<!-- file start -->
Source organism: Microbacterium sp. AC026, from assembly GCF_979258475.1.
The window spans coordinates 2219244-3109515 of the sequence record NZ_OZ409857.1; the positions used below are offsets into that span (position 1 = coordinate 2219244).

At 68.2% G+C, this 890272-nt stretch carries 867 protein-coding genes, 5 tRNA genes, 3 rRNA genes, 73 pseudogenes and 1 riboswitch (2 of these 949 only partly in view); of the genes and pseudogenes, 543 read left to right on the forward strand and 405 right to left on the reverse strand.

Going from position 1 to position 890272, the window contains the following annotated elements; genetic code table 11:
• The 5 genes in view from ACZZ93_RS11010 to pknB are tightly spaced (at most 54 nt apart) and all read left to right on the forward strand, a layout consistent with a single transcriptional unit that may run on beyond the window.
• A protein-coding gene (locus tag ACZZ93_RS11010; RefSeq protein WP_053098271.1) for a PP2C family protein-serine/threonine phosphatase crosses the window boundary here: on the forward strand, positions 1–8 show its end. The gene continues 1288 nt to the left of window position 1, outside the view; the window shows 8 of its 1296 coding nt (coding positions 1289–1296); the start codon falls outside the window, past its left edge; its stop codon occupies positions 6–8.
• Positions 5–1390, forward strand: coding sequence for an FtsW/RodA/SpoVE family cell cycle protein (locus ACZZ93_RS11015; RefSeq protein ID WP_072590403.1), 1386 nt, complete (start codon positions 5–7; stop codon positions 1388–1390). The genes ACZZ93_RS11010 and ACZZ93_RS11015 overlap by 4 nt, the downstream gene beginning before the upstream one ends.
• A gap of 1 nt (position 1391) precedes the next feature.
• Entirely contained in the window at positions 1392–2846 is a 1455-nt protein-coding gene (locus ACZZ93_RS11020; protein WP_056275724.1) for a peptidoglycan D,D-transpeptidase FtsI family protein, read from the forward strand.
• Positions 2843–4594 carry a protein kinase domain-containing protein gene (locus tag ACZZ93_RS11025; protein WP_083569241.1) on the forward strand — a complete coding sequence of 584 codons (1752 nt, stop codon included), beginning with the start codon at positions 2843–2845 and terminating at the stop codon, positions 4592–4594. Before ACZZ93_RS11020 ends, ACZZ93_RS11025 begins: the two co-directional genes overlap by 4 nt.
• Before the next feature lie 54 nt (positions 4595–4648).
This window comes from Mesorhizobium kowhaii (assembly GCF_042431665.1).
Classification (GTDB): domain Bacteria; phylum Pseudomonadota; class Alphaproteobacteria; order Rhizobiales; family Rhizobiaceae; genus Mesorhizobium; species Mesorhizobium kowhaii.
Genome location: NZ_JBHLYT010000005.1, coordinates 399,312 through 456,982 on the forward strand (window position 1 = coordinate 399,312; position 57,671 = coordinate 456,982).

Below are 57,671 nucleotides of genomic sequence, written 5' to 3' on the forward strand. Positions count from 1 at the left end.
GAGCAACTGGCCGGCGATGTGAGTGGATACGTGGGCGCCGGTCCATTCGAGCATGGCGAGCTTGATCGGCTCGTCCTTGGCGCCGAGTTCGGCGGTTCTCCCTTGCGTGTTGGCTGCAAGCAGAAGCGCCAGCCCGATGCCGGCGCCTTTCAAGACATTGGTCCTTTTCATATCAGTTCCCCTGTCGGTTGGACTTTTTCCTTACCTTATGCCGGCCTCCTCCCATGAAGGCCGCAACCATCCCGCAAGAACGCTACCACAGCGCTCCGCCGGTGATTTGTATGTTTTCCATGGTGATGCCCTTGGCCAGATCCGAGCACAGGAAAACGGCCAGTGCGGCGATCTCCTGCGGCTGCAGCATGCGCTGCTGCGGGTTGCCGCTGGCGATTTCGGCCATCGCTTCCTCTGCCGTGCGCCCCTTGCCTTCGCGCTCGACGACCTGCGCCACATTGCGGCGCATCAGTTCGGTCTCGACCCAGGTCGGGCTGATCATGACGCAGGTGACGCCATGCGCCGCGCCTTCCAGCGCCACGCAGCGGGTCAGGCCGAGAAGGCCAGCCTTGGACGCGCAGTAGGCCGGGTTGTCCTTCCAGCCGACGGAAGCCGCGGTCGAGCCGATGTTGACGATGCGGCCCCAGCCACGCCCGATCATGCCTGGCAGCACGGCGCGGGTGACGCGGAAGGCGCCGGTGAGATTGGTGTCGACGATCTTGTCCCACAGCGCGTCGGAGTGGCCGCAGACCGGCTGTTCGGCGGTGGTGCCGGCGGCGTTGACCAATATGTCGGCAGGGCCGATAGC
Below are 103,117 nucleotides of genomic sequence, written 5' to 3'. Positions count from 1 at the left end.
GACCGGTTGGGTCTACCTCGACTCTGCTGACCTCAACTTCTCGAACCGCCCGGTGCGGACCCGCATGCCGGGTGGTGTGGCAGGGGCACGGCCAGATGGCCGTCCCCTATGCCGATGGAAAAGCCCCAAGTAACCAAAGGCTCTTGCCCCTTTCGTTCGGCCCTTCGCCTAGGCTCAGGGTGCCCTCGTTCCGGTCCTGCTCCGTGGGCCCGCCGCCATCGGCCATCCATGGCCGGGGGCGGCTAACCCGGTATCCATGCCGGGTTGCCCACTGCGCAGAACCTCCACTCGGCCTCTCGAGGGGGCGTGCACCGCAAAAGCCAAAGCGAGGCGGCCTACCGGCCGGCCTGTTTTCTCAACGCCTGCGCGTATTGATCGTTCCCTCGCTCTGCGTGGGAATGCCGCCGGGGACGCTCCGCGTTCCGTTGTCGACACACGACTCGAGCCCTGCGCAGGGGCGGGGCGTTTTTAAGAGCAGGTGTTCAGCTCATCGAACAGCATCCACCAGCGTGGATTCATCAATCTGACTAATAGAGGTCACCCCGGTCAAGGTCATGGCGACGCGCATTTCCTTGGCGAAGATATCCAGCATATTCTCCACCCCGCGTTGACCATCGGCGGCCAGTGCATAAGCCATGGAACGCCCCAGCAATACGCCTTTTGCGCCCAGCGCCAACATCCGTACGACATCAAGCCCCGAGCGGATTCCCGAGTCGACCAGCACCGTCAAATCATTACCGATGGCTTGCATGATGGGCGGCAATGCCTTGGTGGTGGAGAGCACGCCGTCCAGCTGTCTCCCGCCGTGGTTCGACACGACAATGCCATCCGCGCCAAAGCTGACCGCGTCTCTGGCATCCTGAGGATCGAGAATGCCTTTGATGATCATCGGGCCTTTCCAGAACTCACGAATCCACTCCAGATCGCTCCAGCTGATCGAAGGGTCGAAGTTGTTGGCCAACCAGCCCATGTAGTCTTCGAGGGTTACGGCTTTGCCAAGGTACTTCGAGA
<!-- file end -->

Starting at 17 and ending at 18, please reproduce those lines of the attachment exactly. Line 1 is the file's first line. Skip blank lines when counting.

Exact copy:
Below are 103,117 nucleotides of genomic sequence, written 5' to 3'. Positions count from 1 at the left end.
GACCGGTTGGGTCTACCTCGACTCTGCTGACCTCAACTTCTCGAACCGCCCGGTGCGGACCCGCATGCCGGGTGGTGTGGCAGGGGCACGGCCAGATGGCCGTCCCCTATGCCGATGGAAAAGCCCCAAGTAACCAAAGGCTCTTGCCCCTTTCGTTCGGCCCTTCGCCTAGGCTCAGGGTGCCCTCGTTCCGGTCCTGCTCCGTGGGCCCGCCGCCATCGGCCATCCATGGCCGGGGGCGGCTAACCCGGTATCCATGCCGGGTTGCCCACTGCGCAGAACCTCCACTCGGCCTCTCGAGGGGGCGTGCACCGCAAAAGCCAAAGCGAGGCGGCCTACCGGCCGGCCTGTTTTCTCAACGCCTGCGCGTATTGATCGTTCCCTCGCTCTGCGTGGGAATGCCGCCGGGGACGCTCCGCGTTCCGTTGTCGACACACGACTCGAGCCCTGCGCAGGGGCGGGGCGTTTTTAAGAGCAGGTGTTCAGCTCATCGAACAGCATCCACCAGCGTGGATTCATCAATCTGACTAATAGAGGTCACCCCGGTCAAGGTCATGGCGACGCGCATTTCCTTGGCGAAGATATCCAGCATATTCTCCACCCCGCGTTGACCATCGGCGGCCAGTGCATAAGCCATGGAACGCCCCAGCAATACGCCTTTTGCGCCCAGCGCCAACATCCGTACGACATCAAGCCCCGAGCGGATTCCCGAGTCGACCAGCACCGTCAAATCATTACCGATGGCTTGCATGATGGGCGGCAATGCCTTGGTGGTGGAGAGCACGCCGTCCAGCTGTCTCCCGCCGTGGTTCGACACGACAATGCCATCCGCGCCAAAGCTGACCGCGTCTCTGGCATCCTGAGGATCGAGAATGCCTTTGATGATCATCGGGCCTTTCCAGAACTCACGAATCCACTCCAGATCGCTCCAGCTGATCGAAGGGTCGAAGTTGTTGGCCAACCAGCCCATGTAGTCTTCGAGGGTTACGGCTTTGCCAAGGTACTTCGAGA